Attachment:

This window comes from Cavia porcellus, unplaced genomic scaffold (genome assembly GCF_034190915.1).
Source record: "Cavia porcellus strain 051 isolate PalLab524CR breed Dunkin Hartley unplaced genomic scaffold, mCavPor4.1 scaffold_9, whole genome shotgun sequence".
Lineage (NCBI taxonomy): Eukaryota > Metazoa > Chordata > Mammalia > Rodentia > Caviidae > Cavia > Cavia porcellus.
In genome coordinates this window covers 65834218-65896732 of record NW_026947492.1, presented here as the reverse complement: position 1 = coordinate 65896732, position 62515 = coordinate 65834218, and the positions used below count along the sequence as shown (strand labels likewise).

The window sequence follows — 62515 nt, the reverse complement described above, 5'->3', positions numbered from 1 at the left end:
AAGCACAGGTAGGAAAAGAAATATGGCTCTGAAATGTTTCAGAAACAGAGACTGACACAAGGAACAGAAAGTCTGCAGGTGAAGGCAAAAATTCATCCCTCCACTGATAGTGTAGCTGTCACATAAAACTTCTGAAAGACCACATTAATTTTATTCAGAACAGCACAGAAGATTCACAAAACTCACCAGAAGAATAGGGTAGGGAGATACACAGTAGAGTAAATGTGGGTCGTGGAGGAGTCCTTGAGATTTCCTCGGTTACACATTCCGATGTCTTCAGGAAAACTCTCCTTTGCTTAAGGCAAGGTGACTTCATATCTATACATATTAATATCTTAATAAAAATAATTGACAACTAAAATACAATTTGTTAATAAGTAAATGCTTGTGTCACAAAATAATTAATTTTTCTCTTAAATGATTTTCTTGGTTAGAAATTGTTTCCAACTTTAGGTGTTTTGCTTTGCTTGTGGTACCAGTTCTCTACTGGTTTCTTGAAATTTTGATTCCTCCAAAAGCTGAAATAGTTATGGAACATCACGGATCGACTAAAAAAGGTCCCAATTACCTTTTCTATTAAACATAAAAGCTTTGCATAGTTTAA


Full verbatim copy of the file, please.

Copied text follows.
This window comes from Cavia porcellus, unplaced genomic scaffold (genome assembly GCF_034190915.1).
Source record: "Cavia porcellus strain 051 isolate PalLab524CR breed Dunkin Hartley unplaced genomic scaffold, mCavPor4.1 scaffold_9, whole genome shotgun sequence".
Lineage (NCBI taxonomy): Eukaryota > Metazoa > Chordata > Mammalia > Rodentia > Caviidae > Cavia > Cavia porcellus.
In genome coordinates this window covers 65834218-65896732 of record NW_026947492.1, presented here as the reverse complement: position 1 = coordinate 65896732, position 62515 = coordinate 65834218, and the positions used below count along the sequence as shown (strand labels likewise).

The window sequence follows — 62515 nt, the reverse complement described above, 5'->3', positions numbered from 1 at the left end:
AAGCACAGGTAGGAAAAGAAATATGGCTCTGAAATGTTTCAGAAACAGAGACTGACACAAGGAACAGAAAGTCTGCAGGTGAAGGCAAAAATTCATCCCTCCACTGATAGTGTAGCTGTCACATAAAACTTCTGAAAGACCACATTAATTTTATTCAGAACAGCACAGAAGATTCACAAAACTCACCAGAAGAATAGGGTAGGGAGATACACAGTAGAGTAAATGTGGGTCGTGGAGGAGTCCTTGAGATTTCCTCGGTTACACATTCCGATGTCTTCAGGAAAACTCTCCTTTGCTTAAGGCAAGGTGACTTCATATCTATACATATTAATATCTTAATAAAAATAATTGACAACTAAAATACAATTTGTTAATAAGTAAATGCTTGTGTCACAAAATAATTAATTTTTCTCTTAAATGATTTTCTTGGTTAGAAATTGTTTCCAACTTTAGGTGTTTTGCTTTGCTTGTGGTACCAGTTCTCTACTGGTTTCTTGAAATTTTGATTCCTCCAAAAGCTGAAATAGTTATGGAACATCACGGATCGACTAAAAAAGGTCCCAATTACCTTTTCTATTAAACATAAAAGCTTTGCATAGTTTAA